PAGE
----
Mental health author discusses turning around self-destructive behaviors

Portland State welcomed Sabrina Chap, a Brooklyn-based author, musician and performer, to speak about her anthology Live Through This: On Creativity and Self-Destruction Friday, Feb. 23. Chap presented to a small audience in Smith Memorial Student Union about how the contributors to her book were able to turn self-destructive behaviors, often seen as evidence of weakness, into creative expression.

PSU’s chapter of the National Alliance on Mental Illness, the Psychology Club and the Neuroscience Club collaborated to host the event. “[Chap] brought a unique perspective of mental health and mental illness,” said PSU student and NAMI on Campus Vice President Audrey Darnell. “I personally like the idea of transforming self-destruction because I think that’s a really big part of mental illness and also a really big part of why it’s so stigmatized.”

Originally published in 2008, Live Through This is a collection of essays from female authors and artists who struggled with mental illness and self-destructive behaviors but found ways to channel their energy into creative outlets. Many of the authors experienced isolation, rage, shame and fear as a result of sexual trauma, abuse and mental illness. The women initially dealt with their pain through self-harm such as cutting, depression, eating disorders and addiction.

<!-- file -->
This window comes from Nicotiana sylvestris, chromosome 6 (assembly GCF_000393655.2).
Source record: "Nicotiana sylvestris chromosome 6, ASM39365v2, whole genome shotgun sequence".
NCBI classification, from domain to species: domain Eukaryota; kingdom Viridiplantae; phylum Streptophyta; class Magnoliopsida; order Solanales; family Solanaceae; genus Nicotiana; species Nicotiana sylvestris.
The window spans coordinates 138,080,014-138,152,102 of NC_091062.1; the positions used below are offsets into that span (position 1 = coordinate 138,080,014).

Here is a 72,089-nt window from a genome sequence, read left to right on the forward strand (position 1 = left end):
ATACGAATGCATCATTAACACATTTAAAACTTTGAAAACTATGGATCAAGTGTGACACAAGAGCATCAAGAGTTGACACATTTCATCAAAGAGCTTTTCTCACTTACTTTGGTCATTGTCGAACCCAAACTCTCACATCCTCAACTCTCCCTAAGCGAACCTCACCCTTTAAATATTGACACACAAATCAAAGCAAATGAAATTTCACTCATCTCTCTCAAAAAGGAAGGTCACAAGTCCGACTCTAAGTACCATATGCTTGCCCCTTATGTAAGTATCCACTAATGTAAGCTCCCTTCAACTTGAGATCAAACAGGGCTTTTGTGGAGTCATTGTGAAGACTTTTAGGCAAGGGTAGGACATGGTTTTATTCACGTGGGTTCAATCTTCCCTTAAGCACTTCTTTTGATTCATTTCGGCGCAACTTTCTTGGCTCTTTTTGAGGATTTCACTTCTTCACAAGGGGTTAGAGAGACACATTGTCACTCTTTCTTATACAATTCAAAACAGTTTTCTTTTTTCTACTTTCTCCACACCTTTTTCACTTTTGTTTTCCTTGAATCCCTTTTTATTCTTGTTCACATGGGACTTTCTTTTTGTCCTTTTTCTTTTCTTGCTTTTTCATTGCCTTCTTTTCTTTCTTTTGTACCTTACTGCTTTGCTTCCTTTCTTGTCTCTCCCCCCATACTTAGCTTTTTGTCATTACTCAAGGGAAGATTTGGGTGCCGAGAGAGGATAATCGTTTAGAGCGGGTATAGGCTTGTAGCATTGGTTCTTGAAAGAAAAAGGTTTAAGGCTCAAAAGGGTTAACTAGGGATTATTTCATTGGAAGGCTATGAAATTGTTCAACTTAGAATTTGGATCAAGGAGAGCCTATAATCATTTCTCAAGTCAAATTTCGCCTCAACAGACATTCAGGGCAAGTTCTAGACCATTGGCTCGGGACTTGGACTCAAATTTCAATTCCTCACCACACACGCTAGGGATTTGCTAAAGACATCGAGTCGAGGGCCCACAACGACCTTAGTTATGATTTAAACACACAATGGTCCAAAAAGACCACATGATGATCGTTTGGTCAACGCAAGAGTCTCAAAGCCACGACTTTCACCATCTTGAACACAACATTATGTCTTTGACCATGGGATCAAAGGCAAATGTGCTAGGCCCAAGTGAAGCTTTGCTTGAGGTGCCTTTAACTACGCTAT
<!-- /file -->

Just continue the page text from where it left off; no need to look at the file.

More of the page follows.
However, Chap explained, these behaviors don’t stem from weakness but from a place of inherent power. This power, according to Chap, can be diverted down a path of creation instead of destruction. Anthology contributors such as Carol Queen, bell hooks, Annie Sprinkle and Nicole Blackman were able to turn their distress into performance, poetry, self-portrait, song and even cartoon. “It is a great power that once you reign in, you can create your own life,” Chap said.

By inviting Chap to campus, the three student groups wanted to create a space for dialogue on mental illness to occur. “Mental health is super relevant on college campuses,” Darnell said. “The statistics around college students who are living with and struggling with mental illness—and the fact that it too often goes unknown to their friends and family—are really staggering.”

According to a 2016 USA Today College report, one out of every 12 college students makes a suicide plan. People living in Oregon, according to The Oregonian, are more at risk for depression compared to residents of most other states. “Turning [self-destruction] into something that’s positive and creative,” Darnell added, “is going to be an important and inspiring thing to get out to the community.”

Chap hopes to be able to return to PSU to lead one of her workshops, which involve lectures and exercises about learning how to channel pain and negative emotions into art and creativity.